Tuesday, February 19, 2008

Fats Wednesday

(Versión en español: http://granfusion.blogspot.com/)

By all rights, I shouldn’t have gotten any records by Fats Domino or Little Richard from my Uncle Tom. These were two huge artists, commercially successful icons whose 45s fell outside the purview of my source, the Big Top department store. Despite the quality of their music, I have a quality-control rejection to thank for their presence in my 1963 record collection.

As you can see if you look at this label scan, my copy of “Blue Monday” would be considered defective. Some label-attaching machine went haywire, and an eagle-eyed worker at Imperial Records tossed my copy into a cutout bin. What happened to my Specialty 45s from Little Richard was a bit different. A couple of the labels had purple smears on the yellow-and-white color scheme, one label was blurred, and I believe yet another was printed as a mirror image. All of my defective Specialty 45s finished their lives in the Great Meltdown, so I can’t show you what a mess those labels were.

Thanks to this label defect, I got my first taste of the guy that three-year-old caithiseach simply called Fats. Until the day in late 1963 when I declared that a hit song (one I’ll profile in April) was my favorite song, Fats Domino stood above all the other artists I knew as my favorite performer.

I have chosen to include Fats in my blog of mostly obscure recordings because February 26, 2008 will be his 80th birthday. This post also marks roughly 45 years of my admiration of his work.

Fats is a New Orleans native, given the birth name of Antoine Dominique Domino. His tendency to portliness was the obvious source of his nickname, one that served as the inspiration for the nickname of Ernest Evans: Chubby Checker. Fats charted his first hit in 1950, “The Fat Man.” That song was the intended B side of “Detroit City Blues”; from the beginning of his career, the B sides of Fats Domino records charted well.

Fats logged 37 Top 40 hits, including 11 Top Ten hits. He never hit #1, though “Blueberry Hill” sat at #2 for three weeks.

His chief collaborator was Dave Bartholomew, producer and co-writer of numerous Fats hits, including “Ain’t It (That) a Shame” and “Blue Monday.” Bartholomew is still performing at age 87. Both are members of the Rock and Roll Hall of Fame and the Songwriters Hall of Fame.

Extensive biographies of the man exist elsewhere. So does information about his close call with Hurricane Katrina in 2005, but I want to reflect on that terrible time for a moment.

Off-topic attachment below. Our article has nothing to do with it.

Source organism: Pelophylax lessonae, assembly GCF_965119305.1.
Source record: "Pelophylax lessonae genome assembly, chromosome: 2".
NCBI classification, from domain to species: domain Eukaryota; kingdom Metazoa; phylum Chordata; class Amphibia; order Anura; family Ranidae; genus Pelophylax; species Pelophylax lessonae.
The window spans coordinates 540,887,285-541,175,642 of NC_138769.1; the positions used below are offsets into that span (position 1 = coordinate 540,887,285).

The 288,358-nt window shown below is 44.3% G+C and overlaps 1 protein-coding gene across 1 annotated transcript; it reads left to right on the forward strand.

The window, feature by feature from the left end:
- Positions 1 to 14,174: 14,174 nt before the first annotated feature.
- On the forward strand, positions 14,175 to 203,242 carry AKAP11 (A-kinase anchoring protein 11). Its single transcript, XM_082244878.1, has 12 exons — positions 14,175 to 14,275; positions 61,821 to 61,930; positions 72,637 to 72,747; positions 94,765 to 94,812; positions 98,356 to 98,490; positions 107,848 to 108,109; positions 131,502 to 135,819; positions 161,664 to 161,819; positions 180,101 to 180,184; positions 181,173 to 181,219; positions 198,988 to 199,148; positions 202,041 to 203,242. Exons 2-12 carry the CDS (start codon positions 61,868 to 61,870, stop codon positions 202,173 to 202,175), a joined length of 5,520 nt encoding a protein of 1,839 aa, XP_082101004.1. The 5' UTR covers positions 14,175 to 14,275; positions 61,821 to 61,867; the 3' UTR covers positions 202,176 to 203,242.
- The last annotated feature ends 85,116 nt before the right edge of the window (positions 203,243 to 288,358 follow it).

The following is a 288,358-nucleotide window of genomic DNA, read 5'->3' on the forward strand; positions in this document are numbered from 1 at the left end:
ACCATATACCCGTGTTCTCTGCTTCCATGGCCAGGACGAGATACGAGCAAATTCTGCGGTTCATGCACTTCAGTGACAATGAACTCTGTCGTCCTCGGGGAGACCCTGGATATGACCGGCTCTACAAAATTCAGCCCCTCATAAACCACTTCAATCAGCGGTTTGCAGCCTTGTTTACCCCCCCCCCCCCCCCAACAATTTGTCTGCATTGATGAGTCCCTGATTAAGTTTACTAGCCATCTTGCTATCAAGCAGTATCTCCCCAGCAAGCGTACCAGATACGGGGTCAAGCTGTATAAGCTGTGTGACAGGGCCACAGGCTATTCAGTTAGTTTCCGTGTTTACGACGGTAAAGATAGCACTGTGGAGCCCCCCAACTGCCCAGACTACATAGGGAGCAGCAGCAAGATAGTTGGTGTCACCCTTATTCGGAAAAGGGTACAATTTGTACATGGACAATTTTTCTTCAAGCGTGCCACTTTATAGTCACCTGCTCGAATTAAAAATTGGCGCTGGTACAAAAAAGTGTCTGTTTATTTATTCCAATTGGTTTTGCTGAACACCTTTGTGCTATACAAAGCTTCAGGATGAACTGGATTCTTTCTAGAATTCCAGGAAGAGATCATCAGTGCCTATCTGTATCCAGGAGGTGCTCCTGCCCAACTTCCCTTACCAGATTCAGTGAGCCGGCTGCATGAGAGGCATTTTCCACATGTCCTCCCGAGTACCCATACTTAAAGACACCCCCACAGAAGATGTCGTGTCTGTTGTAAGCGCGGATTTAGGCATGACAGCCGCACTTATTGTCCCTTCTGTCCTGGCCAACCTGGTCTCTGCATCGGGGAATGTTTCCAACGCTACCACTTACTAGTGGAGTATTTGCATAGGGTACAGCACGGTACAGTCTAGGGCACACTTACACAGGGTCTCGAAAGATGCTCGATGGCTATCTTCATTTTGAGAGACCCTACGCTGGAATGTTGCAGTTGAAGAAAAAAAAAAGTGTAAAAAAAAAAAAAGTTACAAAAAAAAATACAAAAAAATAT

New Orleans is where my ancestors landed when they immigrated from Ireland. My grandfather’s grandparents are buried there. Concern for their graves crossed my mind when Katrina struck, and the second thing that occurred to me was that Fats lived there.

I had wanted for years to write him a fan letter. It’s such an easy thing to do; often, if not always, appreciated, and yet a task that tends to sit on the back burner. Fats wouldn’t notice if I didn’t write him a thank-you note for all the music, but I would. According to early reports, it was too late. Fats had stayed in New Orleans to tend to his ill wife, and chances were good that he had perished in the hurricane.

We lost Barry Cowsill, and who knows how many other talented people, to Katrina, but in a near-miraculous turn of events, Fats and his wife were evacuated and taken to the Superdome. Their house was a mess, and Fats lost many prized career-related items. One of his first post-Katrina efforts was to release a new album, Alive and Kickin’, the proceeds of which go to Tipitina's Foundation, to benefit New Orleans musicians displaced by Katrina. The foundation serves also to encourage the reestablishment of the New Orleans local music scene. You can help the foundation and celebrate Fats’s 80th birthday by buying his album here:

Buy Fats Domino's new CD

Fats is in good voice on the title cut, which he recorded in 2006. Amazing. He returned to live performing on May 19th, 2007, my birthday. What a birthday present. Thanks, Fats, for everything. If you're in New Orleans on Saturday, you can catch his latest appearance.

Now, give “Blue Monday” (Imperial 5417) a spin. It made the Top 40 on January 12, 1957 and reached #5. Fats wrote the song with Dave Bartholomew for the film The Girl Can't Help It. If you don’t own any Fats, get some. More Fats to come on Saturday, so I’ll see you on the flip side!

Fats Domino, Blue Monday

Blue Monday label scan

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